Monday, July 31, 2017

How Religious were Eighteenth-Century Soldiers?


A group of men from the 7th, 8th, and 17th Regiments of the British Army

Dear Reader,

Today, we are going to look at a question very near and dear to my heart. At a reenactment last weekend, sitting around the camp fire, I heard a reenactor loudly proclaim that he would not go to church parade, (a military formation/church service held on Sunday mornings) regardless of what the practice was in the eighteenth century. This post does not intend to get into modern religious debates: indeed, nor am I trying to force anyone to do anything against their conscience. However, with that statement rolling around in my head, I decided to give a cursory glance at the sources, with the following question in mind: How religious was the average soldier of European armies in the eighteenth century?

Although I cannot hope to answer this question in the statistical detail of my "average" soldier posts, I still thought that it might be worth a crack, as there is certainly some information regarding this topic available.  In answering the question, I am indebted, as usual, to the fine work of Christopher Duffy, as well as the writings of Michael Snape, Charles Royster, Caroline Cox, and Richard Gawthrop. Once again, I am truly standing on the shoulders of giants.

The only anecdotes of military-religious fatalism even approaching those of the Swedish and Russian armies, come oddly enough, from an army supposed by many in North America to be irreligious: the British Army. The rise of Methodism, described by Michael Snape in The Redcoat and Religion, created a swell of religious feeling in the British army during the War of Austrian Succession. The French military of the eighteenth century did not have an official chaplaincy, as a result of the Louis XIV's unwillingness to submit to papal authority. Rather, regimental commanders appointed their own chaplains, and were responsible for their pay. By contrast, Phillip V of Spain appointed a vicariate general of armies, who supervised the chaplaincy in 1705. Jean-Paul Bertaud asserts that in both cases, "Chaplains were not able to halt the de-Christianization of the armies."[15]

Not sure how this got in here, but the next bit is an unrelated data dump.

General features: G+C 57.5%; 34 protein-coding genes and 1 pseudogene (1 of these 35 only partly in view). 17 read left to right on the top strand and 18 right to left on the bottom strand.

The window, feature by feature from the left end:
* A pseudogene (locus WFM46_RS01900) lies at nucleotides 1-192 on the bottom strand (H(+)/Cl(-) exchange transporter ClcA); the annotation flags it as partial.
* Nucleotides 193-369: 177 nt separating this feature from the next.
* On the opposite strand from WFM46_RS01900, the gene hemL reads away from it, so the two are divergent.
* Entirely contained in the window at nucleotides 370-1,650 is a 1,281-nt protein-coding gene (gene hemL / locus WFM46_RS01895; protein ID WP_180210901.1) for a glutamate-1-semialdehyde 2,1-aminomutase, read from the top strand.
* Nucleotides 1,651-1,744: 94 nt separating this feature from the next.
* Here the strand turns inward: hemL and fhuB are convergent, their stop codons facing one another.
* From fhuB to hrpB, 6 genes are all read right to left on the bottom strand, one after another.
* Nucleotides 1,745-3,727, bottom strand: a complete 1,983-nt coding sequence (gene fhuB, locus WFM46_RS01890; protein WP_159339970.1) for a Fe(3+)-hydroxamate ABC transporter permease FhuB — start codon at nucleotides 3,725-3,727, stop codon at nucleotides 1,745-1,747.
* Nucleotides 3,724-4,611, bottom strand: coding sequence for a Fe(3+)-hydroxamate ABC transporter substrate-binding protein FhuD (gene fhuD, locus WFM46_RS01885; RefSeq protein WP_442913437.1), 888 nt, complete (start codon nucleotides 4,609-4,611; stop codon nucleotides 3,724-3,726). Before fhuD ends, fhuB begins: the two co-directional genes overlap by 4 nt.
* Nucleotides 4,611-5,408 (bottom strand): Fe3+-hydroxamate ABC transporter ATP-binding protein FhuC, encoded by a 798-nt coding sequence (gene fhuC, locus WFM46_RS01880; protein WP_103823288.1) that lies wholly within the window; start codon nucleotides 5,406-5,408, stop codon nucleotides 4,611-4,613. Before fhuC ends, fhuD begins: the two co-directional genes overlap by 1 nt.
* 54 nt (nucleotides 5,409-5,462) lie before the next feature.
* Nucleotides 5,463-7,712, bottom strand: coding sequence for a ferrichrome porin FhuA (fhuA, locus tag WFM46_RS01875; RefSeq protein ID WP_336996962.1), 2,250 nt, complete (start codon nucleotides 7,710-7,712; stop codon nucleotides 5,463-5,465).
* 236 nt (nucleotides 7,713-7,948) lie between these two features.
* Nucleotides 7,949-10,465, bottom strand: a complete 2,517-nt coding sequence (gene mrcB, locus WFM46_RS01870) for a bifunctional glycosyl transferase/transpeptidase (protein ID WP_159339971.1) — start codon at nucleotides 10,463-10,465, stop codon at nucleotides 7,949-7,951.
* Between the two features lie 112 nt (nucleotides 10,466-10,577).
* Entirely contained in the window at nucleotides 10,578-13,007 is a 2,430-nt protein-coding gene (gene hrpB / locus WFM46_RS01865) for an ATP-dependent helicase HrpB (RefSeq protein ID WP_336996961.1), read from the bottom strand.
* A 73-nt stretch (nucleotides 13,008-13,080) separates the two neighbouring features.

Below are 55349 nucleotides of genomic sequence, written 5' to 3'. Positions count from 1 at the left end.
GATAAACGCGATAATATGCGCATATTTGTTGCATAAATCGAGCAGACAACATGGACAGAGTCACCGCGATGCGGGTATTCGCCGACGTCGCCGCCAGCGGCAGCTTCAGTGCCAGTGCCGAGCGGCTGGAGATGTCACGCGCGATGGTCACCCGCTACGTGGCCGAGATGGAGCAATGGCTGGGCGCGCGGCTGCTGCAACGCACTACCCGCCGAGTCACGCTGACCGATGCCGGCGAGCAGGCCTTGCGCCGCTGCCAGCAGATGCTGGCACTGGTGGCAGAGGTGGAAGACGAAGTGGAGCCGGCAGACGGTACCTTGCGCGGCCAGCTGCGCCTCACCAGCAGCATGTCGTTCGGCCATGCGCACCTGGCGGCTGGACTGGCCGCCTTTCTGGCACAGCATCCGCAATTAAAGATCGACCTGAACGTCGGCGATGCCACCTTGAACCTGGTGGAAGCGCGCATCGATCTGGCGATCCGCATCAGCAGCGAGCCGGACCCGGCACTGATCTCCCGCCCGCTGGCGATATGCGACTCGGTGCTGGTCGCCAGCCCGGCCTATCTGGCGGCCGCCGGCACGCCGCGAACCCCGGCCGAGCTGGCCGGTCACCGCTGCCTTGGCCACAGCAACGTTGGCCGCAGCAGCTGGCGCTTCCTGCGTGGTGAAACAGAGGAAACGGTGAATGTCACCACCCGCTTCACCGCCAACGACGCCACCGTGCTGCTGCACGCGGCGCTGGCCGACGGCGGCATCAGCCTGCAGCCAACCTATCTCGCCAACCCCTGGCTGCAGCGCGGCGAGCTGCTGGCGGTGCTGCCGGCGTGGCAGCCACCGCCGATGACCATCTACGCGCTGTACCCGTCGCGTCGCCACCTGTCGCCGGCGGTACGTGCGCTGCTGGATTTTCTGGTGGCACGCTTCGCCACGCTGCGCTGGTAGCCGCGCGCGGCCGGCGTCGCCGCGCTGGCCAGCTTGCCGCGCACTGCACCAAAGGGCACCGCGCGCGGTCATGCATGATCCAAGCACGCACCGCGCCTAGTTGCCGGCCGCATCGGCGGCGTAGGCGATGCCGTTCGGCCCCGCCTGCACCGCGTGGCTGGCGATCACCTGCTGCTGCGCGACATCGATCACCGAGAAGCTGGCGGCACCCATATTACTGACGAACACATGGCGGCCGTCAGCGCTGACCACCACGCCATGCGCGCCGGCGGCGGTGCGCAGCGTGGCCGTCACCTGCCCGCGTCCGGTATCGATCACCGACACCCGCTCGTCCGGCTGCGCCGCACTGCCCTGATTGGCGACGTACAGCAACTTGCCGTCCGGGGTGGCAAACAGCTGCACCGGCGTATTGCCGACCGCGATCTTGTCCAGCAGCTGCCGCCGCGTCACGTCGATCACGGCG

Would period soldiers have engaged in such debauchery?
With the caveat that religiosity and belief varied greatly from army to army, we can safely say that European and North American armies of the eighteenth century were incredibly religious, much more religious than society today. The remainder of the post will compare religious views across different armies, and attempt to "take the pulse," of religion in these armies. Perhaps unsurprisingly, soldiers in the earlier part of this era display fanatic levels of religious devotion, so we will start there.



A 19th Century depiction of Swedish Karoliner at prayer, by Gustaf Cederstrom

The Armies of the Great Northern War: Sweden and Russia

Both Swedish and Russian soldiers were fiercely religious in the early eighteenth century and directly applied their religious beliefs to their job as soldiers. A writer accompanying the Swedish army in Livonia during the Great Northern War noted that at the outset of an engagement, the Swedish commander: